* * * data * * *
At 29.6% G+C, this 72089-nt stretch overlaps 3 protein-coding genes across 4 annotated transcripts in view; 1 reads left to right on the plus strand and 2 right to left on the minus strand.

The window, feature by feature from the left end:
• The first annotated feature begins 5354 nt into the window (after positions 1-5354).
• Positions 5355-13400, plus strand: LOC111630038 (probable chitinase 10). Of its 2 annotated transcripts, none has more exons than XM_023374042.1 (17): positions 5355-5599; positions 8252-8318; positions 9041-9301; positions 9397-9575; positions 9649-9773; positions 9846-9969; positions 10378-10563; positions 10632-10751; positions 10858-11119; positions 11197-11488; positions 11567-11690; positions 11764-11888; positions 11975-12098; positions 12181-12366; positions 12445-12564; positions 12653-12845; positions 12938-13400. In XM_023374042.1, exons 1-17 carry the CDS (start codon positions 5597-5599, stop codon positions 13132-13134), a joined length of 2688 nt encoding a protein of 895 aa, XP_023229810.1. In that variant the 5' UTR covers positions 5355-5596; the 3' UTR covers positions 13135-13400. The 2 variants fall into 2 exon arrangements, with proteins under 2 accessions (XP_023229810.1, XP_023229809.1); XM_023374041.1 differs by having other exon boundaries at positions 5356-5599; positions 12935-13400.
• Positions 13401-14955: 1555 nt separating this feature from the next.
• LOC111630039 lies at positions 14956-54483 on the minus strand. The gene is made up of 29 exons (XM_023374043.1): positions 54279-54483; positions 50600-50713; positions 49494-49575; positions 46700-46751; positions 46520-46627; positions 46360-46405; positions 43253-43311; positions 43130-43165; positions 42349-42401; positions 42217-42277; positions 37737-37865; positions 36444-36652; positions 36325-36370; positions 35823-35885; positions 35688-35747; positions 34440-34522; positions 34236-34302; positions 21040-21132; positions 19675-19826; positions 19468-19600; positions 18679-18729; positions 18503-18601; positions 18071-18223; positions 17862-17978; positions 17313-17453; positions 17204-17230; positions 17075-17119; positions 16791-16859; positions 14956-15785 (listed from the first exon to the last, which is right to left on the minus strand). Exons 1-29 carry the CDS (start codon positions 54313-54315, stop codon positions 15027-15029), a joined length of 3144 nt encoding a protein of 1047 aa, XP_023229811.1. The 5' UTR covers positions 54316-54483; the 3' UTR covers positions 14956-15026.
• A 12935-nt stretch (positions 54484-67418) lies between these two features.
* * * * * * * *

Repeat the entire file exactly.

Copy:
At 29.6% G+C, this 72089-nt stretch overlaps 3 protein-coding genes across 4 annotated transcripts in view; 1 reads left to right on the plus strand and 2 right to left on the minus strand.

The window, feature by feature from the left end:
• The first annotated feature begins 5354 nt into the window (after positions 1-5354).
• Positions 5355-13400, plus strand: LOC111630038 (probable chitinase 10). Of its 2 annotated transcripts, none has more exons than XM_023374042.1 (17): positions 5355-5599; positions 8252-8318; positions 9041-9301; positions 9397-9575; positions 9649-9773; positions 9846-9969; positions 10378-10563; positions 10632-10751; positions 10858-11119; positions 11197-11488; positions 11567-11690; positions 11764-11888; positions 11975-12098; positions 12181-12366; positions 12445-12564; positions 12653-12845; positions 12938-13400. In XM_023374042.1, exons 1-17 carry the CDS (start codon positions 5597-5599, stop codon positions 13132-13134), a joined length of 2688 nt encoding a protein of 895 aa, XP_023229810.1. In that variant the 5' UTR covers positions 5355-5596; the 3' UTR covers positions 13135-13400. The 2 variants fall into 2 exon arrangements, with proteins under 2 accessions (XP_023229810.1, XP_023229809.1); XM_023374041.1 differs by having other exon boundaries at positions 5356-5599; positions 12935-13400.
• Positions 13401-14955: 1555 nt separating this feature from the next.
• LOC111630039 lies at positions 14956-54483 on the minus strand. The gene is made up of 29 exons (XM_023374043.1): positions 54279-54483; positions 50600-50713; positions 49494-49575; positions 46700-46751; positions 46520-46627; positions 46360-46405; positions 43253-43311; positions 43130-43165; positions 42349-42401; positions 42217-42277; positions 37737-37865; positions 36444-36652; positions 36325-36370; positions 35823-35885; positions 35688-35747; positions 34440-34522; positions 34236-34302; positions 21040-21132; positions 19675-19826; positions 19468-19600; positions 18679-18729; positions 18503-18601; positions 18071-18223; positions 17862-17978; positions 17313-17453; positions 17204-17230; positions 17075-17119; positions 16791-16859; positions 14956-15785 (listed from the first exon to the last, which is right to left on the minus strand). Exons 1-29 carry the CDS (start codon positions 54313-54315, stop codon positions 15027-15029), a joined length of 3144 nt encoding a protein of 1047 aa, XP_023229811.1. The 5' UTR covers positions 54316-54483; the 3' UTR covers positions 14956-15026.
• A 12935-nt stretch (positions 54484-67418) lies between these two features.